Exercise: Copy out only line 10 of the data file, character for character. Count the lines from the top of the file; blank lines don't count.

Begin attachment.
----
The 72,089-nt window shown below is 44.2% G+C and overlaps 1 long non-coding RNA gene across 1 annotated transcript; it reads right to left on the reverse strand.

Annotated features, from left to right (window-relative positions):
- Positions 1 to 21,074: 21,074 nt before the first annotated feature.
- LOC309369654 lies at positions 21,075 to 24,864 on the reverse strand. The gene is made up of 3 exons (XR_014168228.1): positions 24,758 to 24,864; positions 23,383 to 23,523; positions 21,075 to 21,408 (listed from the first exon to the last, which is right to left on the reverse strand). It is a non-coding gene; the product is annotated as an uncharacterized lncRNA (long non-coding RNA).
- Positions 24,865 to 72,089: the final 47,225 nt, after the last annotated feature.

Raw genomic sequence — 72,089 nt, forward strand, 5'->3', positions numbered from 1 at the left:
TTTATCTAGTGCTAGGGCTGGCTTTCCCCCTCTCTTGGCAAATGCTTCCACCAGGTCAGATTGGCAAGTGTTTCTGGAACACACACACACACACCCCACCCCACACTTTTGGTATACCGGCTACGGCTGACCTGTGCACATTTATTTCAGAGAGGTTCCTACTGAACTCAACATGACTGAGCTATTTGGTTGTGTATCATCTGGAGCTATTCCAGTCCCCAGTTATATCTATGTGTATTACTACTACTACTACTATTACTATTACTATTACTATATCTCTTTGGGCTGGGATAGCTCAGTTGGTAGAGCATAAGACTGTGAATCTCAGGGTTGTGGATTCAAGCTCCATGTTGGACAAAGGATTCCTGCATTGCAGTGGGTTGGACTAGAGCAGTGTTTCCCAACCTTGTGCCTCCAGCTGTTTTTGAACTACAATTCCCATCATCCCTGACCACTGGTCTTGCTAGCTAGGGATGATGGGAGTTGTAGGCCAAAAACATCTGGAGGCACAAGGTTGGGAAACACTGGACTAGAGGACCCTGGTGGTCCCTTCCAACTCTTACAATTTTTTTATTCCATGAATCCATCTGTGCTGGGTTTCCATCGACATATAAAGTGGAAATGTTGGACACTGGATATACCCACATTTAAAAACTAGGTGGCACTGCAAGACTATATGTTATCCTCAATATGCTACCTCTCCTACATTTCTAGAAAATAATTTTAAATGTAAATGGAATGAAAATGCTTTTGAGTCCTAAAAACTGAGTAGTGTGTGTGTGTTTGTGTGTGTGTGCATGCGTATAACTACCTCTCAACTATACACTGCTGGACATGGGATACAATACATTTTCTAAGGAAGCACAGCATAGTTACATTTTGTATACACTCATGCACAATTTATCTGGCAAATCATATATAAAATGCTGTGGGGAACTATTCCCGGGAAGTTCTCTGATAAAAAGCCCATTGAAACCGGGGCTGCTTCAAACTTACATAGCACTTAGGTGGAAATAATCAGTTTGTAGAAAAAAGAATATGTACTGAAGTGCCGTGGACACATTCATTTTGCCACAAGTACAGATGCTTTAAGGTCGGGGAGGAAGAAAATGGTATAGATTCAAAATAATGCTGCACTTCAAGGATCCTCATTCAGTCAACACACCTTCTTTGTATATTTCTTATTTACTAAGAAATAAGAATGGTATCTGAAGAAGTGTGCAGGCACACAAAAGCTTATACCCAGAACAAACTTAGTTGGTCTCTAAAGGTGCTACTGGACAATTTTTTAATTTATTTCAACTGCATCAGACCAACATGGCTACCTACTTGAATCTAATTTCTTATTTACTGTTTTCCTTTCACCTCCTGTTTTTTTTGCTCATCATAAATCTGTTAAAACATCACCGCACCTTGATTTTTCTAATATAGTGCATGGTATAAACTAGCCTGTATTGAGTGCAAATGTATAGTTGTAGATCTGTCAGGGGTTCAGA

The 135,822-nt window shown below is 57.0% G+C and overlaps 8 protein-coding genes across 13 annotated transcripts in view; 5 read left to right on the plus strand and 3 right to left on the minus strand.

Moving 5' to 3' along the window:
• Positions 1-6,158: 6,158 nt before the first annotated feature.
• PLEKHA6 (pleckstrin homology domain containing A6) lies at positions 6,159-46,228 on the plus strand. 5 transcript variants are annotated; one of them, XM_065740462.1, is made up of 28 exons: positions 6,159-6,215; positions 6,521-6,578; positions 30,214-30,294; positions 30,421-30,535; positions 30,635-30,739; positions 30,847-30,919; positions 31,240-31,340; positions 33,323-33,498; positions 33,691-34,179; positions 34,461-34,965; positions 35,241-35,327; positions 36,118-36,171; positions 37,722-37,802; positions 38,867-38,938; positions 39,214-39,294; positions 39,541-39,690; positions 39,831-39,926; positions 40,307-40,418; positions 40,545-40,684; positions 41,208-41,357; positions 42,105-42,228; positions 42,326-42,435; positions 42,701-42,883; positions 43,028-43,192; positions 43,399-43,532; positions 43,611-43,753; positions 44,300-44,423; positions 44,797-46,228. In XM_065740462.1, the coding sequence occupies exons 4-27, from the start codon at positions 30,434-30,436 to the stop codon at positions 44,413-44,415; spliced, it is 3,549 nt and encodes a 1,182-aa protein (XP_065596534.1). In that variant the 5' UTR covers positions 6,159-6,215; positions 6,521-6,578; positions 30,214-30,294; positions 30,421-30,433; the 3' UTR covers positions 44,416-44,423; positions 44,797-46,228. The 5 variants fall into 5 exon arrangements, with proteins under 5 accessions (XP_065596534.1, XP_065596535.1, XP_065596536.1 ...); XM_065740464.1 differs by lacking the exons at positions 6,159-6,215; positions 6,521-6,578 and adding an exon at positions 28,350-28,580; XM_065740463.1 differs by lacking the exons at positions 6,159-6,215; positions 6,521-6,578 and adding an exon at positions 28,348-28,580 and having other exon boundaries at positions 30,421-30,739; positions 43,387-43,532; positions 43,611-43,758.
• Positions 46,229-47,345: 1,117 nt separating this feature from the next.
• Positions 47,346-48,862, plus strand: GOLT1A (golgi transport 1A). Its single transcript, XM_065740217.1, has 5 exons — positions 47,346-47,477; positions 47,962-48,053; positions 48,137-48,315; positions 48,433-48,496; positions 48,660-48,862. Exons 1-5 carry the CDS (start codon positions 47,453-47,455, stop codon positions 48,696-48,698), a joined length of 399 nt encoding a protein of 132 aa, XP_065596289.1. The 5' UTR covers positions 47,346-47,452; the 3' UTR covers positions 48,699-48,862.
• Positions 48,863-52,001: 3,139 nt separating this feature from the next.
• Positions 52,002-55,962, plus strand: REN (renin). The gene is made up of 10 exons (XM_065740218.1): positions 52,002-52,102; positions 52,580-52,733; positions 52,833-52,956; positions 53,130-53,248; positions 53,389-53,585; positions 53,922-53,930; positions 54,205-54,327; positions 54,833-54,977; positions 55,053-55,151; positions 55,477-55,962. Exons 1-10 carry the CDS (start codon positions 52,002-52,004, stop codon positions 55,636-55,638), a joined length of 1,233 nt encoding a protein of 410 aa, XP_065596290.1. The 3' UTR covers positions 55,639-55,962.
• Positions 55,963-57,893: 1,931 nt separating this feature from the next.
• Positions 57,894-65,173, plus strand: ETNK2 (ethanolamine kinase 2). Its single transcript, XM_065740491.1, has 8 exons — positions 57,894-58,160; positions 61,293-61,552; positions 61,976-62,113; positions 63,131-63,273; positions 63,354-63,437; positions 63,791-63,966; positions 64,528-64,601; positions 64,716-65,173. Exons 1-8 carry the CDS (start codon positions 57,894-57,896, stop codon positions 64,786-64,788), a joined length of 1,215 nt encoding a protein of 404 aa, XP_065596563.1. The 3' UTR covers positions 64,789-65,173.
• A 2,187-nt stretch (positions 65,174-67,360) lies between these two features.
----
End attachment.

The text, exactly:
• Positions 1-6,158: 6,158 nt before the first annotated feature.